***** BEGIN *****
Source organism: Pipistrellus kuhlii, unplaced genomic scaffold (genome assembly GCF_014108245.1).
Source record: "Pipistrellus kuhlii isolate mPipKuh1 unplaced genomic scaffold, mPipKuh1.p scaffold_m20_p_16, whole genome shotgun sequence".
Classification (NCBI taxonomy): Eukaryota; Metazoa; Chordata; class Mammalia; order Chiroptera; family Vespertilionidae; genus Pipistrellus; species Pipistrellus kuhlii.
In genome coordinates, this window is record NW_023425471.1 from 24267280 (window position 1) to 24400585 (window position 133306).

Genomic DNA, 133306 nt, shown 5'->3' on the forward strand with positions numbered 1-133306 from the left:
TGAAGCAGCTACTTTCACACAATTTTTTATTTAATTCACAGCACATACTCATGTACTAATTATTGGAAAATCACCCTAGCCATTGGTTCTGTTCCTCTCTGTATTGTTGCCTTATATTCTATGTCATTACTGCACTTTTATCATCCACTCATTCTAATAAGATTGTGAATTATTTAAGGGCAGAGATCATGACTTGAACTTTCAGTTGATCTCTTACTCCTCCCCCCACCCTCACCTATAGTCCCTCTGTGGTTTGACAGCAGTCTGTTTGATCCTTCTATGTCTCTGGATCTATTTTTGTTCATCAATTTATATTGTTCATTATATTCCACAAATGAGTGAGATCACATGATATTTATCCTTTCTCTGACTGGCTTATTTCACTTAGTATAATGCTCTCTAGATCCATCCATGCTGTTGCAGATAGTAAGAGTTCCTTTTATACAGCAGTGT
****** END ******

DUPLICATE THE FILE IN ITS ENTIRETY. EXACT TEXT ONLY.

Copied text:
Source organism: Pipistrellus kuhlii, unplaced genomic scaffold (genome assembly GCF_014108245.1).
Source record: "Pipistrellus kuhlii isolate mPipKuh1 unplaced genomic scaffold, mPipKuh1.p scaffold_m20_p_16, whole genome shotgun sequence".
Classification (NCBI taxonomy): Eukaryota; Metazoa; Chordata; class Mammalia; order Chiroptera; family Vespertilionidae; genus Pipistrellus; species Pipistrellus kuhlii.
In genome coordinates, this window is record NW_023425471.1 from 24267280 (window position 1) to 24400585 (window position 133306).

Genomic DNA, 133306 nt, shown 5'->3' on the forward strand with positions numbered 1-133306 from the left:
TGAAGCAGCTACTTTCACACAATTTTTTATTTAATTCACAGCACATACTCATGTACTAATTATTGGAAAATCACCCTAGCCATTGGTTCTGTTCCTCTCTGTATTGTTGCCTTATATTCTATGTCATTACTGCACTTTTATCATCCACTCATTCTAATAAGATTGTGAATTATTTAAGGGCAGAGATCATGACTTGAACTTTCAGTTGATCTCTTACTCCTCCCCCCACCCTCACCTATAGTCCCTCTGTGGTTTGACAGCAGTCTGTTTGATCCTTCTATGTCTCTGGATCTATTTTTGTTCATCAATTTATATTGTTCATTATATTCCACAAATGAGTGAGATCACATGATATTTATCCTTTCTCTGACTGGCTTATTTCACTTAGTATAATGCTCTCTAGATCCATCCATGCTGTTGCAGATAGTAAGAGTTCCTTTTATACAGCAGTGT